That is not to say that the direction of change is always inherently good. It is not change in itself but the opportunity for improvement found within change that is good. When the direction of change is negative, we must redirect it. But how can one determine if the direction of change is negative? Foremost, we must ask ourselves what this change is a response to. The backlash and violent protest of the white Southerners is a response to abolitionism’s threat to long-standing and dysfunctional white supremacy and to a lingering feeling of paranoia “abiding long after the actual physical bondage had been terminated” evolved from “the constant fear of negro insurrections” (Chestnutt, 276). In this case, the change toward violent rallying and protest is negative, because it stems from a place of fear and from a desire to reinforce inequality. Fear, anger, indignation, and ego are all origins of change to be wary of. Secondly, we must ask if this change is occuring at the exploitation of a person or people. Is anyone’s human status or right to a well-lived life being sacrificed? The movement to return to the Antebellum South would only occur at the revocation of black human status. The Nazi endgoal of a perfect Aryan state is dependant on the extermination of millions of Jews, Romanis, homosexuals, and more. If a negative change is disguised as a solution, examine if it is a solution for everyone or a solution for a select few. If it is a solution only for a select few, then it is not a solution at all.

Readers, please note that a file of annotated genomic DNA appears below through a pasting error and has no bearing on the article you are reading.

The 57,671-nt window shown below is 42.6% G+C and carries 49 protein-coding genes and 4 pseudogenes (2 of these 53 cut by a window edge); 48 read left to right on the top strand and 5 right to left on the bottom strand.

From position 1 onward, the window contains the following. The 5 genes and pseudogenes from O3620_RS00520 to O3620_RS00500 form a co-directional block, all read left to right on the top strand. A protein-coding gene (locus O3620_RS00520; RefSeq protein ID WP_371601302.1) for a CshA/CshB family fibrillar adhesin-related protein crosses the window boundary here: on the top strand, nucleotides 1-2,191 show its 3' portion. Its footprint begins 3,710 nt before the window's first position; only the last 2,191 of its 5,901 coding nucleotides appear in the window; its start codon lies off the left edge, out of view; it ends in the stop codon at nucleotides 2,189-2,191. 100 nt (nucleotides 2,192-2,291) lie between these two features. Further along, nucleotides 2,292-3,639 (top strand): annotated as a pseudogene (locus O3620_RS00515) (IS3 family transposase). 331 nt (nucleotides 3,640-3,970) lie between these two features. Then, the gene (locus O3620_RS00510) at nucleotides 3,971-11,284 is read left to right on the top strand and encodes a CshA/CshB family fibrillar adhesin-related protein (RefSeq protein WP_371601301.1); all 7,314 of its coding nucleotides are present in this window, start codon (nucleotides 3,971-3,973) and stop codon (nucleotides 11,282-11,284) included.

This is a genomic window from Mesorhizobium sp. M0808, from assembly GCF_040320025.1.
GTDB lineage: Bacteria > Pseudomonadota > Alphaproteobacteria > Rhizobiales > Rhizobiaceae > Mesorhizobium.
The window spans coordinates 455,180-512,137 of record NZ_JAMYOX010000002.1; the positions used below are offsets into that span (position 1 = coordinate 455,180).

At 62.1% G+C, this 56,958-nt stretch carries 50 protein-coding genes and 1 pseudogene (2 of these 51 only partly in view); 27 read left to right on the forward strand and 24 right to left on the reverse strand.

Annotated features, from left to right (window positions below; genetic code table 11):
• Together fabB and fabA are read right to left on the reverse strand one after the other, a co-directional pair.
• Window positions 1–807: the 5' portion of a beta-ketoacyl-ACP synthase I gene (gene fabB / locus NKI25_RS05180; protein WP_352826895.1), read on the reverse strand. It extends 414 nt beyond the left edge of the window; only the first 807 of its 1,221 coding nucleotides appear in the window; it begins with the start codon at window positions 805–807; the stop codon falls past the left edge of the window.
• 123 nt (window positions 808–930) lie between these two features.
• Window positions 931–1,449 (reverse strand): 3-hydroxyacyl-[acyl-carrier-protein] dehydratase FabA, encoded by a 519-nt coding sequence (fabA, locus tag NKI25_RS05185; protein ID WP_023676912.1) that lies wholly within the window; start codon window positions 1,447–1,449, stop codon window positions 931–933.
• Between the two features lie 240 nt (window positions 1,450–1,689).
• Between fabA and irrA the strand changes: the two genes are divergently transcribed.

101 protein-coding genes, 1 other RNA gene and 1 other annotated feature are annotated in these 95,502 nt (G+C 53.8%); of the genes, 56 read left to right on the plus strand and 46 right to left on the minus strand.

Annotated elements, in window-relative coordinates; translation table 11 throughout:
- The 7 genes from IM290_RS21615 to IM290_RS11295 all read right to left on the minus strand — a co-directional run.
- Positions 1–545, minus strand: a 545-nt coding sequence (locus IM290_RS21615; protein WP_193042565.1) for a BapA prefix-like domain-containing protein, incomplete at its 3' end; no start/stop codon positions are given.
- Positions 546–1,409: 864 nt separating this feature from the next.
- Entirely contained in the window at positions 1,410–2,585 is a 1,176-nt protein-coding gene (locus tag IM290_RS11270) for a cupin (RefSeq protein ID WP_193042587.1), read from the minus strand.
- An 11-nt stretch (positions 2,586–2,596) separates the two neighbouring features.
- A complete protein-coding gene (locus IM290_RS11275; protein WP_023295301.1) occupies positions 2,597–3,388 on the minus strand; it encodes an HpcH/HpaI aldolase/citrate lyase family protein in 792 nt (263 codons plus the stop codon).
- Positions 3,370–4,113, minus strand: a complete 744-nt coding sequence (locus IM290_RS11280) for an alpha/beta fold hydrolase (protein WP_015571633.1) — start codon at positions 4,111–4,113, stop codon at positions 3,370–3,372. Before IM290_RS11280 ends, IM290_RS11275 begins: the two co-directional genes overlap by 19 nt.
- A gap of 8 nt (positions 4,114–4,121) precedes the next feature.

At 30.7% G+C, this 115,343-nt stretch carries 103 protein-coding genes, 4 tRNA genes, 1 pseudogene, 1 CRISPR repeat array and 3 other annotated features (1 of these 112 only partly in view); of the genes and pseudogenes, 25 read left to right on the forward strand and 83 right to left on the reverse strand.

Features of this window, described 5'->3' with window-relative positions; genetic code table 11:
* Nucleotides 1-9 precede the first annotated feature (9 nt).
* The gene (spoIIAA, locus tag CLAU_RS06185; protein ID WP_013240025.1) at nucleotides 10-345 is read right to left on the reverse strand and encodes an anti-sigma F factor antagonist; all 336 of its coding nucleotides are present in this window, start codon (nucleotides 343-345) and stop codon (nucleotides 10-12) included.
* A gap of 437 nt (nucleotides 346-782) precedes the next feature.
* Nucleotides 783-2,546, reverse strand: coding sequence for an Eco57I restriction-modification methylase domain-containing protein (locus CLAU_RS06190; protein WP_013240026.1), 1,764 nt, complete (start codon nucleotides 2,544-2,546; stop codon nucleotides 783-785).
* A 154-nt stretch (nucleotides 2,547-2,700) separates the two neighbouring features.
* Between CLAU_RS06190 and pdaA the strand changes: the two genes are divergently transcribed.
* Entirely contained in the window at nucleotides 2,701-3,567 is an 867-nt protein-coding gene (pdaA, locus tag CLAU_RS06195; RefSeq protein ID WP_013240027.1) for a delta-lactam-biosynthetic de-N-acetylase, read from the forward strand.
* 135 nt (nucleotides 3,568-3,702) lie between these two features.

Even if negative change has been thrust upon us, it is necessary more than ever to fill yourself with hope. When change is negative, we must be active about redirecting its course. “It is impossible, therefore I will not try” is a fatal thought. This phrase turns us into shadows; it removes our matter and substance. Too often do we think about the worst outcomes of our situations yet blatantly ignore our immense capacity to handle the worst. It is not so much entertaining the idea of things going awry that suffocates us, but rather undermining our ability to cope, our ability to solve, and our togetherness should the worst really come into fruition.   We must also truly contemplate the nature of the word impossible. The word impossible has no meaning. Impossible means that down every single path, in every single time and place, by the efforts of any person or group or people, an outcome will not occur. This, however, simply cannot be true. The human mind does not have the capability to foresee every single path or outcome of a situation and therefore cannot make such definite conclusions. Impossible is too certain and too finite to be applied to anything. Impossible goes against the nature of the universe. It goes against entropy - the gravitation toward chaos, uncertainty, and nothingness, which has the capacity to occupy any and everything. Both bad and good. 

Hope is not about idly sitting by while injustice occurs and delusionally expecting everything to be miraculously resolved. Hope is about seeing the potential for what is not present and believing we can bring it into being. Being hopeful is not being passive. On the contrary, to be full of hope is to remove imaginary, self-created restraints in order to be fully active and fully present in creating the solutions to the problems of the world. In the uncertainty of change lies infinite space to create what we desire. Hope inspires us to create solutions in this space. Hope erases the fear-based strings with which we can be manipulated. By being consistently full of hope, we are limitless. 


One thought on “On Hope

  1. You are an amazing writer and an even more amazing daughter. Incredibly proud to she you blossom into the beautiful person that you truly have always been but now with maturity and vision to see and hope in a world you help create for those of us around you.